As promised, a brief article on the extra socialization, training, and exposure I do for young pups I raise (service or police). Much of this information can and should be transferred to the average pet dog. Other portions are not needed, some may hinder.
First, the amount of exposure I do for a working pup is different. I try to expose them to EVERYTHING. Its a constant game of what new can I do today with the pup. It occupies my mind even past the 16 wks. Umbrella, tarp, horses, barns, statues, climbing, going under, dark, pots/pans, garbage truck, people in hats. This list never ends. I do almost daily field trips to new locations. They are short and fun, unless I have a super confident pup then we may hang out for longer (Narsil was this dog-the world was hers to conquer). Less confident pups get short trips that are very fun (food or toy filled (the new pup and Ronan before he I started work with him). All pet dogs can benefit from lots of exposure. I don’t think there is to much as over exposure for a confident pup. A less confident pup benefits from the exposure as long as its planned and executed well.
Second, every working pup, service or police, works for their food in some way. This starts day one. They may work from it through a feeder toy (Kong Wobbler), through field trips, through confidence exercises like climbing and crawling on new places, through walks, and through puppy obedience. This creates a dog that from the very beginning understands that in order to eat he has to work. It builds real nice food drive because from the get go hes had to put effort into getting it. It also creates a dog that will take food everywhere, as hes done it as a puppy. I personally think this is a really good step for pet owners. A highly food driven dog is much easier to train in the long run.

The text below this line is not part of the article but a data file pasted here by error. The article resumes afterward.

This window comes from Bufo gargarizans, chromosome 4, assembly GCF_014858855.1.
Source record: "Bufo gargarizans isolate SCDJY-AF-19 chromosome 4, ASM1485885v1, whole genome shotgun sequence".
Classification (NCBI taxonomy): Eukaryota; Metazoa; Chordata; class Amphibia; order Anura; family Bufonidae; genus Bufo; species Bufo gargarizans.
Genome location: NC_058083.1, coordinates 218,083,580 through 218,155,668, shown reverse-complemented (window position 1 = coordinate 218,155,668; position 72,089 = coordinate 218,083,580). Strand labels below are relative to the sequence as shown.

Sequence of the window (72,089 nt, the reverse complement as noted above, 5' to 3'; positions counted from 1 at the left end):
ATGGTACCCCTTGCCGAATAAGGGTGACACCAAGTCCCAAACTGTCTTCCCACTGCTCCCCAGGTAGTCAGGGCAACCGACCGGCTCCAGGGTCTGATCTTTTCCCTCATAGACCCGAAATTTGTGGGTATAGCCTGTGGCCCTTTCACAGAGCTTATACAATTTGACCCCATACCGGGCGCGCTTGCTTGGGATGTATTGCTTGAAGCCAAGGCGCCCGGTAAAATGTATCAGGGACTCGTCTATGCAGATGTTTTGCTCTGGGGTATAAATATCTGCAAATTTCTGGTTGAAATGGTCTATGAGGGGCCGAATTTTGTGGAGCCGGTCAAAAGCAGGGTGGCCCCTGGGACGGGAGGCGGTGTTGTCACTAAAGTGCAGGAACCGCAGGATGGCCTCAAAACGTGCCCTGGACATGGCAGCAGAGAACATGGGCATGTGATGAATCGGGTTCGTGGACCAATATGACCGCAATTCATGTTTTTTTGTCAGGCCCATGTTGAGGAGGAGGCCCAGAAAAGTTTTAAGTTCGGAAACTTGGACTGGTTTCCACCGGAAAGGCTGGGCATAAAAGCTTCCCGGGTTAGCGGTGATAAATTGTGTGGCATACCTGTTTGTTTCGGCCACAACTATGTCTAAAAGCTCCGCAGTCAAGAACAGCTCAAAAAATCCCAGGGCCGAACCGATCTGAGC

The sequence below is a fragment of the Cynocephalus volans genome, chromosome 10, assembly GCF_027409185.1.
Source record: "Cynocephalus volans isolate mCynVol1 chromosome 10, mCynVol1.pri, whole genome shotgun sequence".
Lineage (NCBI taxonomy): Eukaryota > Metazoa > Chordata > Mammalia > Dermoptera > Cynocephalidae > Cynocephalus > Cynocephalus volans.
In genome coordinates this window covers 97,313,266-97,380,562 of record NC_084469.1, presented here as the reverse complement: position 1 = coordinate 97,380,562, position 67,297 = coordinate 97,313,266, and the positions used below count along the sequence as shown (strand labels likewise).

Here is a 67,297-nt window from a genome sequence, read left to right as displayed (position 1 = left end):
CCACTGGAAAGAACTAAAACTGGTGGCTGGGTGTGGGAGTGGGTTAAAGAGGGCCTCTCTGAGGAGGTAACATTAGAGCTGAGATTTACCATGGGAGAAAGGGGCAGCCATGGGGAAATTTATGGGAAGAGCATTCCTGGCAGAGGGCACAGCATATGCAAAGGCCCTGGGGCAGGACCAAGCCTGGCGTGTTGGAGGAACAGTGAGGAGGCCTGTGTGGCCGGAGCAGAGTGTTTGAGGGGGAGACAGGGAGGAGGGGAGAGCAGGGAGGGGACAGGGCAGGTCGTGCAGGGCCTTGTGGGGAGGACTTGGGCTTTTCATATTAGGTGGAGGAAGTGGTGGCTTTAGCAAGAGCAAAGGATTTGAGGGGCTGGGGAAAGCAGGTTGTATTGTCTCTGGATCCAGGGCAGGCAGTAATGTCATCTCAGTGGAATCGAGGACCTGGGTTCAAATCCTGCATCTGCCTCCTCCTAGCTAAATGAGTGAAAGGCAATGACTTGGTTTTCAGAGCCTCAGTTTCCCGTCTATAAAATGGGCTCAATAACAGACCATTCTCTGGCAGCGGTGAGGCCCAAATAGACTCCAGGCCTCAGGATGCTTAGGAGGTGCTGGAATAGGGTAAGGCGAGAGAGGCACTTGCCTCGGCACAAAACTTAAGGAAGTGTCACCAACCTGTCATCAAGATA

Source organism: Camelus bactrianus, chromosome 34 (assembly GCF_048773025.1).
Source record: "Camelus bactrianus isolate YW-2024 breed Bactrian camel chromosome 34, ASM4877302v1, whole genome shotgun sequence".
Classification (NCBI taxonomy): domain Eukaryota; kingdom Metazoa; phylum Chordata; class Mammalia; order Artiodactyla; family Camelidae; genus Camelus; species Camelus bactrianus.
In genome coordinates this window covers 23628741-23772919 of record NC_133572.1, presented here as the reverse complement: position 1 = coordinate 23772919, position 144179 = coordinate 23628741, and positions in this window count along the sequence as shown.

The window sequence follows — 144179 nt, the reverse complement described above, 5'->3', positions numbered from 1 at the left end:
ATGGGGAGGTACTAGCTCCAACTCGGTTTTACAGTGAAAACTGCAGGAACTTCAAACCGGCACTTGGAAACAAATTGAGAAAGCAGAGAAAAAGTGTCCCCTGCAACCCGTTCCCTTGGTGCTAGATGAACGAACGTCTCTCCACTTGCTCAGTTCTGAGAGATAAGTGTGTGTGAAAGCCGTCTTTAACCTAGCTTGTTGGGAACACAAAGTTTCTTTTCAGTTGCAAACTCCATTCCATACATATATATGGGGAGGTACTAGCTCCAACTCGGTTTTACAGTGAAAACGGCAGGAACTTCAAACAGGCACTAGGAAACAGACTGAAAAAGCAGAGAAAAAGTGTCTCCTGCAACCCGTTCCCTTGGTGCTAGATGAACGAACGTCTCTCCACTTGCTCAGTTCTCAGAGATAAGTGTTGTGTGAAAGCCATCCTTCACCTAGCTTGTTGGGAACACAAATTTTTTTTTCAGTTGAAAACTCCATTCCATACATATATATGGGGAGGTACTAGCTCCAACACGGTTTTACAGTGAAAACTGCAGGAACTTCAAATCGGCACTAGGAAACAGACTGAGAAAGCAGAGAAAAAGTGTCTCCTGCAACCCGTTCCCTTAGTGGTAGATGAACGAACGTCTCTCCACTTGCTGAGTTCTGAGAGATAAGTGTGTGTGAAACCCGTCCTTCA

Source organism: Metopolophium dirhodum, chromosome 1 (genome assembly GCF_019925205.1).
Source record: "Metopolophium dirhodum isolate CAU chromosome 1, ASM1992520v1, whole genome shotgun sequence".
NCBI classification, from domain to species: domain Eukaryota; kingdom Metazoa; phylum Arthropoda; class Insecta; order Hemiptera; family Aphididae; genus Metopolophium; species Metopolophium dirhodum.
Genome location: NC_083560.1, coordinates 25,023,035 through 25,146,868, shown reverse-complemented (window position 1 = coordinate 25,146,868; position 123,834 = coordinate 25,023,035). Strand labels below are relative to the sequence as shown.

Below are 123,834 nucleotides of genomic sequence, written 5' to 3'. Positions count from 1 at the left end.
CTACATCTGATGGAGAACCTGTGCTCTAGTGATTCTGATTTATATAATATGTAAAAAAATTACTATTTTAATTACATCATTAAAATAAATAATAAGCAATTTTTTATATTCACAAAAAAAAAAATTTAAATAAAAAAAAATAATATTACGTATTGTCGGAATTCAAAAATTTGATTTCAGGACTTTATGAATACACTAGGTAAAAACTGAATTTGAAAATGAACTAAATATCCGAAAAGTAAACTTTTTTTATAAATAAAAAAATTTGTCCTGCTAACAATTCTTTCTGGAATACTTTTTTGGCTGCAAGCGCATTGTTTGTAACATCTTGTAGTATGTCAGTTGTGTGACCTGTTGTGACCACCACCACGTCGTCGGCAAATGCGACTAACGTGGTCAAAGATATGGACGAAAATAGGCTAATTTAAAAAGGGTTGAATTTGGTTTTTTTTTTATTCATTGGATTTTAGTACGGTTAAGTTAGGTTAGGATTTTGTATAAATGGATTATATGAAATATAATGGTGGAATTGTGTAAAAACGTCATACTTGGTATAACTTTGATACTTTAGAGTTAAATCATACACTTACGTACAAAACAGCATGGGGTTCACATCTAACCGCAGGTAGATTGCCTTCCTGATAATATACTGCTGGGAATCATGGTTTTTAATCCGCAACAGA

I teach both service and police dog pups to ignore other dogs and people. I don’t have them interact with every single dog or person. That’s not their job. Their job is to focus on me or the work they are doing. Lots of focus exercises, redirects, quick turns away, and explanations of why they cannot meet. This in my opinion, teaching a dog to ignore the world around him, is the single most missed training in in young dogs “socialization.” This teaches impulse control (for excited social dogs not meeting everyone), builds trust (for more nervous pups that don’t want to interact), teaches focus (for distracted pups), and helps prevent aggression/reactivity (pup must focus on handler and ignore the triggers). Think about it, you don’t greet every person you meet. If forced to you might develop some unwanted behaviors around people, I know I would!
Confidence building. This extra step can be good for pet dogs but I take it to the extreme. I teach police dogs to climb anything, go under everything, jump up, go anywhere. I use food or toys. I usually start with feeding my puppy food in a cardboard box full of plastic jugs. I’ll lure and feed these pups up onto, under, and into places of all sorts (stairs, dark cabinets, ladders, odd surfaces). I’ll do recall games through obstacles. The end goal is a dog that will go anywhere just by asking or because he wants to, no fear or hesitation. These are good for pet dogs. Maybe not the crazy recall type games I do, or how challenging I will make the climb, crawl, etc.
Creating a problem solving puppy. I do this through shaping behaviors. I generally start with a game called 101 things to do with a box. I place a cardboard box on the floor and with an end behavior in mind, usually feet in box, I will slowly shape the behavior I want. I do not lure or throw anything in the box but rather reward for small steps in the beginning. I will shape other random behavior also, like a place command, or a retrieve. I’ve really found that if I can get the puppy problem solving young, starting neural pathways young, then its much much easier later in life to continue that growth then to start it. These training sessions create what I call a sharper/brighter puppy. They are more willing to try, to problem solve on their own, to catch on quicker.
Finally, with both service and police I will imprint some important behaviors. This does not have to be within the 16 weeks, its preferred but I usually focus on exposure then move to this. With service dogs I will imprint touch, retrievals, pivots, nice heeling, and a handful of other general behaviors. For police dog I imprint bite work, work on grips, build drive for toys, imprint on tracking, and usually imprint on an odor. Drive building, and playing in new areas is key. I’ll do hunting exercises with food or toys also.